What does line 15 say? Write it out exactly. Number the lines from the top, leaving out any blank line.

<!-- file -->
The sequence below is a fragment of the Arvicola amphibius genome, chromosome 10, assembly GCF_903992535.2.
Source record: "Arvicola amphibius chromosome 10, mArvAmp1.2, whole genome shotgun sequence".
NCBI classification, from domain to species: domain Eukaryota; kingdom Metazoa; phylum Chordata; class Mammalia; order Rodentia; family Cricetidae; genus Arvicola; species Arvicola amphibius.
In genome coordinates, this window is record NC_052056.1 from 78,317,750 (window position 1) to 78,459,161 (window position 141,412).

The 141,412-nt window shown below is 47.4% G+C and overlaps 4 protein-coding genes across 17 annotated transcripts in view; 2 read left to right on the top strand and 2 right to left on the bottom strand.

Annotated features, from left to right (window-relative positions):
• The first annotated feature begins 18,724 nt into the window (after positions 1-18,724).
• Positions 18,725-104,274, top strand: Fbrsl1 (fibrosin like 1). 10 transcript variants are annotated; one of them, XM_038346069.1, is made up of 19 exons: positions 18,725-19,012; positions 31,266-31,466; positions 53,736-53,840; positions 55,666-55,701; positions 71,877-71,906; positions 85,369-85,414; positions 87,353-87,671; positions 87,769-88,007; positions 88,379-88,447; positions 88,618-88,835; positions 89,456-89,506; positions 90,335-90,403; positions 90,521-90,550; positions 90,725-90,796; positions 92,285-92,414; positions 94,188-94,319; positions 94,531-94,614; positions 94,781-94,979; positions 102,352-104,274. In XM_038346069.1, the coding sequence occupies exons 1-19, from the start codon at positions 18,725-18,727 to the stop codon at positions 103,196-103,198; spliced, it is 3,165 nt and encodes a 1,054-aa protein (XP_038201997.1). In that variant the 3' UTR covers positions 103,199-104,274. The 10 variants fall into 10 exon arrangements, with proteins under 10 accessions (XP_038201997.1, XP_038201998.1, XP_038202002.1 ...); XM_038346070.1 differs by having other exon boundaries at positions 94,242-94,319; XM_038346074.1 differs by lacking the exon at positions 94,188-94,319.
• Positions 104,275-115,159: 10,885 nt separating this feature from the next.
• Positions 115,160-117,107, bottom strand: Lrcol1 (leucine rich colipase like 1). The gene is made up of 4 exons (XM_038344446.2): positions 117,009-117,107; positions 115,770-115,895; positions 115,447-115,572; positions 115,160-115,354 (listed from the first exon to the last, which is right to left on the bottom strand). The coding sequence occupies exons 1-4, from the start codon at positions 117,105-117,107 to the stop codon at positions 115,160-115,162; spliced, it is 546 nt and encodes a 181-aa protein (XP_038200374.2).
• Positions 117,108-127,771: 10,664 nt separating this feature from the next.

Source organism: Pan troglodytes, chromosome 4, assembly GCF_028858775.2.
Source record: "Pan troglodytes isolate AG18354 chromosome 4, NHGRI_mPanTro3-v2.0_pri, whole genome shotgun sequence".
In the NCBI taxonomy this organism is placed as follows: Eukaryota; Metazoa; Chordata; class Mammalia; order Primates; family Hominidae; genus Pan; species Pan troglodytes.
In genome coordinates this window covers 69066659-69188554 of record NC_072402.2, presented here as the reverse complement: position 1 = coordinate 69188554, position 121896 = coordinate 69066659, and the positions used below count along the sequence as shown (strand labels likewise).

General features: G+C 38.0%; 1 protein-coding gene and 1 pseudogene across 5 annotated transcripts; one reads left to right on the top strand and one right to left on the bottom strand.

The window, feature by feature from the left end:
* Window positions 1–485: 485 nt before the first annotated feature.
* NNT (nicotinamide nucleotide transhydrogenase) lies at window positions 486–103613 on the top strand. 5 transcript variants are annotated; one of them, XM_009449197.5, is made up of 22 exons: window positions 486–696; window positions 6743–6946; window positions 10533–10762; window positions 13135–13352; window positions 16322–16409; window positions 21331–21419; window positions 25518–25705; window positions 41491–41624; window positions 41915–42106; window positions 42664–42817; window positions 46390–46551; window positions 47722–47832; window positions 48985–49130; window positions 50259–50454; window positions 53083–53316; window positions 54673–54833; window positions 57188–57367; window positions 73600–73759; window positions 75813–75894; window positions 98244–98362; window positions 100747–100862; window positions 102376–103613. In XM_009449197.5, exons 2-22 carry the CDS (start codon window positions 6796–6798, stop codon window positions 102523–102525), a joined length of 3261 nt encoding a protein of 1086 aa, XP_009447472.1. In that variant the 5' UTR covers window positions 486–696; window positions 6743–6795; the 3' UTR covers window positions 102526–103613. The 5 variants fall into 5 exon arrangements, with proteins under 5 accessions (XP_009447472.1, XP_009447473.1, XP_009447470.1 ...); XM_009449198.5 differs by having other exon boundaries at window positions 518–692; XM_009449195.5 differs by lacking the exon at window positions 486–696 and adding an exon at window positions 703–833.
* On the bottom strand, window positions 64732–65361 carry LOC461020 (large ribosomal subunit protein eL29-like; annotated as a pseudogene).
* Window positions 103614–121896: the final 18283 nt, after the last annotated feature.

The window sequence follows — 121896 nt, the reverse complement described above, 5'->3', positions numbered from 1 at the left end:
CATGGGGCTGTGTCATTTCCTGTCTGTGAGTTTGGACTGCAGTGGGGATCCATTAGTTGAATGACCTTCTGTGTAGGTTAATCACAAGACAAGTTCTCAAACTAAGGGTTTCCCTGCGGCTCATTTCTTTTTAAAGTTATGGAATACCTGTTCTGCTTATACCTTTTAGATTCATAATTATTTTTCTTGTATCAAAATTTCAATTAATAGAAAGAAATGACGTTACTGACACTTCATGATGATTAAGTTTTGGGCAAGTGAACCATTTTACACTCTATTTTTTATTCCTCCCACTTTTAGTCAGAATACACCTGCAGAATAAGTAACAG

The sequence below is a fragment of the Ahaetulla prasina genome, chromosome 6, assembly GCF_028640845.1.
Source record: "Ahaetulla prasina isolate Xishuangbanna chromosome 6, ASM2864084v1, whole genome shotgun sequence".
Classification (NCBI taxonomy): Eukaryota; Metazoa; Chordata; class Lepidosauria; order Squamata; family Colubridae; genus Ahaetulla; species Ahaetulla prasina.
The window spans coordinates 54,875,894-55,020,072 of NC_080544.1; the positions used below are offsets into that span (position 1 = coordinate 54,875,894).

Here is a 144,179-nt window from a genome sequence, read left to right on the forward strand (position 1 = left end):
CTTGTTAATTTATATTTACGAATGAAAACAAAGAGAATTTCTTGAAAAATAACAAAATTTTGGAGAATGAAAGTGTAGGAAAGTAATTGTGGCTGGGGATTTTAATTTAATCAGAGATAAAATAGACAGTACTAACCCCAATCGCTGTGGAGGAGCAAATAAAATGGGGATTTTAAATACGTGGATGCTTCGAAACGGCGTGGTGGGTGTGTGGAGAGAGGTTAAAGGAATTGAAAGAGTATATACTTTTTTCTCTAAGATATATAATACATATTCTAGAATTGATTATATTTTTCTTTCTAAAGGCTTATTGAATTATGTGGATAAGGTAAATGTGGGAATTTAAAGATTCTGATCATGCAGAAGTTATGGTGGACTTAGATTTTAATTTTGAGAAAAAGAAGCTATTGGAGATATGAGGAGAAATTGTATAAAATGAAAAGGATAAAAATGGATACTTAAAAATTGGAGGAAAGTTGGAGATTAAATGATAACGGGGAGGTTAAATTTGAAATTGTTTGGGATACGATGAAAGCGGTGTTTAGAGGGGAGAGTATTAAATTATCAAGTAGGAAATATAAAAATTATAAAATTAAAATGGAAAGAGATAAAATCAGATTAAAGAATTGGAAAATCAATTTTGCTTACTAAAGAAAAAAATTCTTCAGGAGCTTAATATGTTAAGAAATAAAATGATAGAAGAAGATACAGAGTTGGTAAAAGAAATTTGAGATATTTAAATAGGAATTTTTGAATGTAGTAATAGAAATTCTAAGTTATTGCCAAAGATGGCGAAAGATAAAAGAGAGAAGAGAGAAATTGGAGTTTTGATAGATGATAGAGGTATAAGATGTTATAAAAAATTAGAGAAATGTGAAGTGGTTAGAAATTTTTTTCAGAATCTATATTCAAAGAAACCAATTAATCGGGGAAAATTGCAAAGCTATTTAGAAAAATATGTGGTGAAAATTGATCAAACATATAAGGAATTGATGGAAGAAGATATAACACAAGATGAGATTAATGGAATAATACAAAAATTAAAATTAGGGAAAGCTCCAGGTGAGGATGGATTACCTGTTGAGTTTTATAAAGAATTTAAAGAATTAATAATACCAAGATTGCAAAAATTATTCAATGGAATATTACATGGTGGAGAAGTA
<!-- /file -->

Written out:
In genome coordinates this window covers 69066659-69188554 of record NC_072402.2, presented here as the reverse complement: position 1 = coordinate 69188554, position 121896 = coordinate 69066659, and the positions used below count along the sequence as shown (strand labels likewise).